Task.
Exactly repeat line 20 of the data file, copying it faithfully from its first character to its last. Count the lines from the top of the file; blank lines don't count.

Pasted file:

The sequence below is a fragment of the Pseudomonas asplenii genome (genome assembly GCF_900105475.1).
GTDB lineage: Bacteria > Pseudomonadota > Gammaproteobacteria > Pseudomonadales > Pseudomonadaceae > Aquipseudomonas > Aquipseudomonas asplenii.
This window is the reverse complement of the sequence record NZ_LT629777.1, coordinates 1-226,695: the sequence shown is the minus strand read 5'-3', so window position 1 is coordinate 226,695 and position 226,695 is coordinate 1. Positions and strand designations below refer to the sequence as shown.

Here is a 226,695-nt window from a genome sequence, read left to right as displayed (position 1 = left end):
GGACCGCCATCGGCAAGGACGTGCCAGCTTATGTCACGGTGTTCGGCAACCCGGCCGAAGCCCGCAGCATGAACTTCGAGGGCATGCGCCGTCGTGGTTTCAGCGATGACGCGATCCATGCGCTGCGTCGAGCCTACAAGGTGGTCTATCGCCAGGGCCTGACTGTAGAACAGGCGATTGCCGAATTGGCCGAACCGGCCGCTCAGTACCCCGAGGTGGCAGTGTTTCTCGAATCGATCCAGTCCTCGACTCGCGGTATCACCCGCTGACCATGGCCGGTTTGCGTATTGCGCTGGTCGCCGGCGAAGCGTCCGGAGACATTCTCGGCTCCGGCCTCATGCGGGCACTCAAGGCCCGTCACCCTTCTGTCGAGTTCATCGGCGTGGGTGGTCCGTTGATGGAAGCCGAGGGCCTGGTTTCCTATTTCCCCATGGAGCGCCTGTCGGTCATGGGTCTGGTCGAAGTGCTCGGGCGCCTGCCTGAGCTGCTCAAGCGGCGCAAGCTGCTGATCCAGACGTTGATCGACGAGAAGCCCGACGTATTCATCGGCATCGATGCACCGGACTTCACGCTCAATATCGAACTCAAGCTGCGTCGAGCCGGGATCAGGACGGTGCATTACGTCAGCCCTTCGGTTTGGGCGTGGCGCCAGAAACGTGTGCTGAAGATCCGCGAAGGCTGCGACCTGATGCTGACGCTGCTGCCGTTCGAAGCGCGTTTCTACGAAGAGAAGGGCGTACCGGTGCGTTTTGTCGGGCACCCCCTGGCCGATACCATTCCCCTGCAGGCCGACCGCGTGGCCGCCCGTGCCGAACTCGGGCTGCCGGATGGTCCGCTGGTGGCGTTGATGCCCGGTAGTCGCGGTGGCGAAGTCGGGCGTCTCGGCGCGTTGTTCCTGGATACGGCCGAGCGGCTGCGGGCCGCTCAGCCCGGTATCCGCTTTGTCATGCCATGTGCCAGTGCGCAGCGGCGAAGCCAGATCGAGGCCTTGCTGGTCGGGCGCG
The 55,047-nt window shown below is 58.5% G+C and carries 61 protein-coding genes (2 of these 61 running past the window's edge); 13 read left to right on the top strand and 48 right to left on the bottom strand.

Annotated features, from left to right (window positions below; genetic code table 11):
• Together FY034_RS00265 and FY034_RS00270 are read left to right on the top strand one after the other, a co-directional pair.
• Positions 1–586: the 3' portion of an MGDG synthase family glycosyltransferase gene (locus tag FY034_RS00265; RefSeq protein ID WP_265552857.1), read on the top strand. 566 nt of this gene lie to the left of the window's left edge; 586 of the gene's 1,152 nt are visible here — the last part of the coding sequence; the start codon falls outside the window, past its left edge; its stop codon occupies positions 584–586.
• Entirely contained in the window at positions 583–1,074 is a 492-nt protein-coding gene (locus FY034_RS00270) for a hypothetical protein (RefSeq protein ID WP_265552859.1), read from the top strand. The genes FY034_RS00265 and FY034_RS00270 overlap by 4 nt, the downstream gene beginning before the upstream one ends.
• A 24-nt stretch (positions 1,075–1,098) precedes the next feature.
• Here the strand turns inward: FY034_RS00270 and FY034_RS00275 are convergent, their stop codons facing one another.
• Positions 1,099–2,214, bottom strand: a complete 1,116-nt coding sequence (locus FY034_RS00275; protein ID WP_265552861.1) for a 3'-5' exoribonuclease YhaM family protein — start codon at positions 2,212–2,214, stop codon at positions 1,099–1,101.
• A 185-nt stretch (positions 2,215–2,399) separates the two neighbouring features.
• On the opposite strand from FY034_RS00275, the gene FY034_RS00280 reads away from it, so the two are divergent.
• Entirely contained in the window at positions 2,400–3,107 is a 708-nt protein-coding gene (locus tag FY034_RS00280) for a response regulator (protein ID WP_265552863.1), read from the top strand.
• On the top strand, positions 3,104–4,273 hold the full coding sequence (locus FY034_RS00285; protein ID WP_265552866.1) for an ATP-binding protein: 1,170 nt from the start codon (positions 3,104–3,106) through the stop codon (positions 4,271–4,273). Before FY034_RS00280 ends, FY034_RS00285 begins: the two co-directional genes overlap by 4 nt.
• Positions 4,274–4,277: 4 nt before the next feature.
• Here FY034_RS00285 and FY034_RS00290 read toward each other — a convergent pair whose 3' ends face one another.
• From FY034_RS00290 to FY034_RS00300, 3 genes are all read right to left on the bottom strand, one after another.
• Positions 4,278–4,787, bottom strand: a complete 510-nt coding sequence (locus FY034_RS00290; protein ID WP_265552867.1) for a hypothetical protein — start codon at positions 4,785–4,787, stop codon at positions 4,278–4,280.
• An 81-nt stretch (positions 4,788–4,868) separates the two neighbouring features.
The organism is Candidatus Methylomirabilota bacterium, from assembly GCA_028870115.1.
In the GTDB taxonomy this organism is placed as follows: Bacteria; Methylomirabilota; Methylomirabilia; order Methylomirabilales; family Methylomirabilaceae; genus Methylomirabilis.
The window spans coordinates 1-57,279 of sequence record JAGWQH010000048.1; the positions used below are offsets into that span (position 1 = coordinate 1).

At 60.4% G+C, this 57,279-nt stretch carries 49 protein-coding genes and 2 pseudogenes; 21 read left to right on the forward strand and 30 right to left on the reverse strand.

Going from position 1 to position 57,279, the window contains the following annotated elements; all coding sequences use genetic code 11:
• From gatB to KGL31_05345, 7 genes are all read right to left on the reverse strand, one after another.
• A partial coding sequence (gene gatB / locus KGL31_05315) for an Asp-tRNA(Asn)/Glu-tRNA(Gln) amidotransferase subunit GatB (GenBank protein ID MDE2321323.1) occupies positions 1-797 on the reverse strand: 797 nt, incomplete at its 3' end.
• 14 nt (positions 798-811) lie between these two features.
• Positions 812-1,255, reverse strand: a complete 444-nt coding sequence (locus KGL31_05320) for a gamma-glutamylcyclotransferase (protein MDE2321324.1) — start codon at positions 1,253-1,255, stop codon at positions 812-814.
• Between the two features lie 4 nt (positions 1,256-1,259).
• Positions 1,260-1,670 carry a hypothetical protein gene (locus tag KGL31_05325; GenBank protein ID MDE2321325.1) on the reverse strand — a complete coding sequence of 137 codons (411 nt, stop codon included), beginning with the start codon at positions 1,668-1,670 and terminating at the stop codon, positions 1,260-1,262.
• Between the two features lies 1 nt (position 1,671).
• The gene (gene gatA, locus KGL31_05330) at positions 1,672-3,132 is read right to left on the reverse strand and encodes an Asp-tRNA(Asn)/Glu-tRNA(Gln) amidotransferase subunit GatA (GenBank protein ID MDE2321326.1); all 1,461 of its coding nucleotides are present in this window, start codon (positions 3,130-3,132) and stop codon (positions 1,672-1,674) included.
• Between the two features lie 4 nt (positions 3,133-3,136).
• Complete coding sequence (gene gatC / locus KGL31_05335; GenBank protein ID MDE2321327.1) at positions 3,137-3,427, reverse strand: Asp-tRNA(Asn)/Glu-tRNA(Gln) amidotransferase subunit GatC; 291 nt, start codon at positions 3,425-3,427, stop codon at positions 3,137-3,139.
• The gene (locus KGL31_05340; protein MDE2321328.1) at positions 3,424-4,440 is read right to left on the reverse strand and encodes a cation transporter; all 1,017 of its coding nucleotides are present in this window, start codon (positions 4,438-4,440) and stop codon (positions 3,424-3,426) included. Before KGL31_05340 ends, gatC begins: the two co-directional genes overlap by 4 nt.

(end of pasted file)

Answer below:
• From FY034_RS00290 to FY034_RS00300, 3 genes are all read right to left on the bottom strand, one after another.